Ever since I could remember, there was always something to do in Detroit with my family. From spending time by the river, I enjoyed festivals like River Days, auto shows, Fourth of July fireworks, and the Eastern Market every weekend to enjoy breakfast with my parents. When people think of Detroit, some everyday things that come to mind are Motown or Motor City. Many focus on the downtown area, yet the city is much bigger than the new Campus Martius. As the downtown area grows into a fast-paced shopping and tech hub, the rest of the city is not receiving the same love.
My family has been in Detroit for generations and has seen how the city has changed, yet there was not much in the mainstream media about how different things were when my great-grandmother and grandma were growing up. Now, through different forms of media: film, art, and gaming, Detroit’s history is making its way to people not just outside the city but throughout the state of Michigan.
Games for Change is an organization that facilitates communities of gaming creators and also hosts multiple events annually. In 2022, the National Low Income Housing Coalition (NLIHC) helped housing justice organizers, Weathered Sweater and Rise Home Stories Project compete in the Games for Change Festival. Their forward-thinking video game Dot’s Home was recognized for its narrative-driven interactive component and won awards for best impact and for being the best civic game.
Dot’s Home is an interactive narrative-driven video game that can be played via desktop or mobile devices. It follows a young African American woman who lives with her grandmother and can time travel to the past with their family house key. Through her journey, players get to decide her path as she learns about the housing crisis and disparities that took place over the years in her hometown, Detroit, Michigan. Dot meets family members from the past, including her grandmother, and players learn about the different challenges for each generation, from redlining to the Detroit riots and gentrification. The game is profound with its use of current cultural references and its ability to rope in the past entertainingly, so players stay engaged throughout the storyline. Not to mention it is fun and relaxing to play when there is down time, and you want to learn something new!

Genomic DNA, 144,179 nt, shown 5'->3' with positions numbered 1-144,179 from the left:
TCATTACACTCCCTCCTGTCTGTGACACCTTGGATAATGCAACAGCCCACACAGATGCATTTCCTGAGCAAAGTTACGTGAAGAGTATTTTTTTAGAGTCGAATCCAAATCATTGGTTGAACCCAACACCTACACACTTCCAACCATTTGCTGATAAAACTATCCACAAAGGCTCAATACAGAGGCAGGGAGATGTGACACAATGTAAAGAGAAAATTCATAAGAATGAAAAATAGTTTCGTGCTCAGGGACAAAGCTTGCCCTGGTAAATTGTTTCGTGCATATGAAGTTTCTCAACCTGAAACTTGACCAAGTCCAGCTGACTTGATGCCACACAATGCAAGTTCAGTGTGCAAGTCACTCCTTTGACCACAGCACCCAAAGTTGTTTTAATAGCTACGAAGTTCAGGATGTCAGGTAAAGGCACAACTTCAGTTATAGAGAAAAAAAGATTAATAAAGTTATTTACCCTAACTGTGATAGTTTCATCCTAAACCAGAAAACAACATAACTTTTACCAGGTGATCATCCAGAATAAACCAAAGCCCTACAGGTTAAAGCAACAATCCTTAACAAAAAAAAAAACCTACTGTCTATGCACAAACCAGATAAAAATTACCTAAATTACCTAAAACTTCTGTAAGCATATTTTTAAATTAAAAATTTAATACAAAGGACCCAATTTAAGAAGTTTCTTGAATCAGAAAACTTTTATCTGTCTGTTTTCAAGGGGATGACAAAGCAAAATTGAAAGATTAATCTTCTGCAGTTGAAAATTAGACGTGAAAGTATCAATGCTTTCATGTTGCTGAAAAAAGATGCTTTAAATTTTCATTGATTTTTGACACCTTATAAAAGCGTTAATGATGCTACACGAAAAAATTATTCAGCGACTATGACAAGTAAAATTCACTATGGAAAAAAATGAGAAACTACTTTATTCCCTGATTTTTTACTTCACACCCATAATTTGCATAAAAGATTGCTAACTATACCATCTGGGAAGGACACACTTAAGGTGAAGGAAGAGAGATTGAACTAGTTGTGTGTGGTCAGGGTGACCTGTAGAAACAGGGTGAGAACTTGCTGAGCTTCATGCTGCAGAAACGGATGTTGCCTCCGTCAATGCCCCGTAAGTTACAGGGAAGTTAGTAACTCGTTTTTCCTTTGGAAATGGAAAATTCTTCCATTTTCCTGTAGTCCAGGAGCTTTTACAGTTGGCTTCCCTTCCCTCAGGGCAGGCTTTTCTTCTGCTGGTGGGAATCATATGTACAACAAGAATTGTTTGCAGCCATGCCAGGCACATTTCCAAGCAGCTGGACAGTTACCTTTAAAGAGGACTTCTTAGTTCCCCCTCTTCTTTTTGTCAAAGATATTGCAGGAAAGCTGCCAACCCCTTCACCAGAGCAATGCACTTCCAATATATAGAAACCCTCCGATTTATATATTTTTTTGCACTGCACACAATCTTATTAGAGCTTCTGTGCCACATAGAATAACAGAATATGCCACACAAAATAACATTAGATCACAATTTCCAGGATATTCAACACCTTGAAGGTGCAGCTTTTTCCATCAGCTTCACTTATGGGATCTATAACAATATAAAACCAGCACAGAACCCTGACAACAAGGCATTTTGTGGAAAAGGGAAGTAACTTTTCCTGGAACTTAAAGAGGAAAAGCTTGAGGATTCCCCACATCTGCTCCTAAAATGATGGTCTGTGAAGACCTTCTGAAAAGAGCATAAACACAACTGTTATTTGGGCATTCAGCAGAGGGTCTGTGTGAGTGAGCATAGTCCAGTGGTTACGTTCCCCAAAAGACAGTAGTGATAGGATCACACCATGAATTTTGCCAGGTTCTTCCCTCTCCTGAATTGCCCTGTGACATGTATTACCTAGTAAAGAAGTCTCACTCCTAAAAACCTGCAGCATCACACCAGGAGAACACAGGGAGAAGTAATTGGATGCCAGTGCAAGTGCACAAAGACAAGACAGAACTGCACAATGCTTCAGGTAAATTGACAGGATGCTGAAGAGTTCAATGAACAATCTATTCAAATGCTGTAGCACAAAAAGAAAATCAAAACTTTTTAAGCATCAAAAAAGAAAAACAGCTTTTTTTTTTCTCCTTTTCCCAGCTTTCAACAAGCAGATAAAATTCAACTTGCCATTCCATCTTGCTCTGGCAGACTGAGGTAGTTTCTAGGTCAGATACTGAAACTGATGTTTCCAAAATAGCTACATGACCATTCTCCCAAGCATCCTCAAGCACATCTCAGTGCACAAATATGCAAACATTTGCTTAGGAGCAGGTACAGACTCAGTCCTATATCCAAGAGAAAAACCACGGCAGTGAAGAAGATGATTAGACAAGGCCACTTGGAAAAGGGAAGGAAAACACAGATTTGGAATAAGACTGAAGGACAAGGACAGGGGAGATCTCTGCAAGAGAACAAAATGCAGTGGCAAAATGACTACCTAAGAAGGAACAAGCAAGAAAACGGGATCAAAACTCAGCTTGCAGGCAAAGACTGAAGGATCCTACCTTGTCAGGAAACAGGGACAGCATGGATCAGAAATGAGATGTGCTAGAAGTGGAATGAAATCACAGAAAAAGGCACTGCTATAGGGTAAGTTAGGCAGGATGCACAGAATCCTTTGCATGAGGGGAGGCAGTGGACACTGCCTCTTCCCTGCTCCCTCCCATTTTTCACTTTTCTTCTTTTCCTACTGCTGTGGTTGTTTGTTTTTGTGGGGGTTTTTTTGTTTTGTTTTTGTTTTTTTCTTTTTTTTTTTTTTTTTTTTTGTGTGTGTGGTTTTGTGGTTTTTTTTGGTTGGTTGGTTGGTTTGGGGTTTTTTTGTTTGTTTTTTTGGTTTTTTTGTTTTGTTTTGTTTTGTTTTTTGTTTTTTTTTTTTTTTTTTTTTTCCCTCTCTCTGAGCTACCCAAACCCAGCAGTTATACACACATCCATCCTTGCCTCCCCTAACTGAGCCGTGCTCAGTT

Ready. Set. Play!
Detroit and many similar places continue to face housing crises today. There are also so many amazing creatives in the tech world working on intersecting education and video gaming. Dot’s Home may have won the award, but plenty of interactive games deserve their flowers. Below are some honorable mentions from the Games for Change organization that resonated with me or that I found to also be impactful in the way Dot’s Home has:
- Svoboda 1945: Liberation – Charles Games
- Blackhaven – Historiated Games
- MadeVR – Take me to the end of the Assembly Line from Singing Cicadas
To learn more about the advancements of gaming and how it is working to connect with communities, be sure to check out Games for Change.
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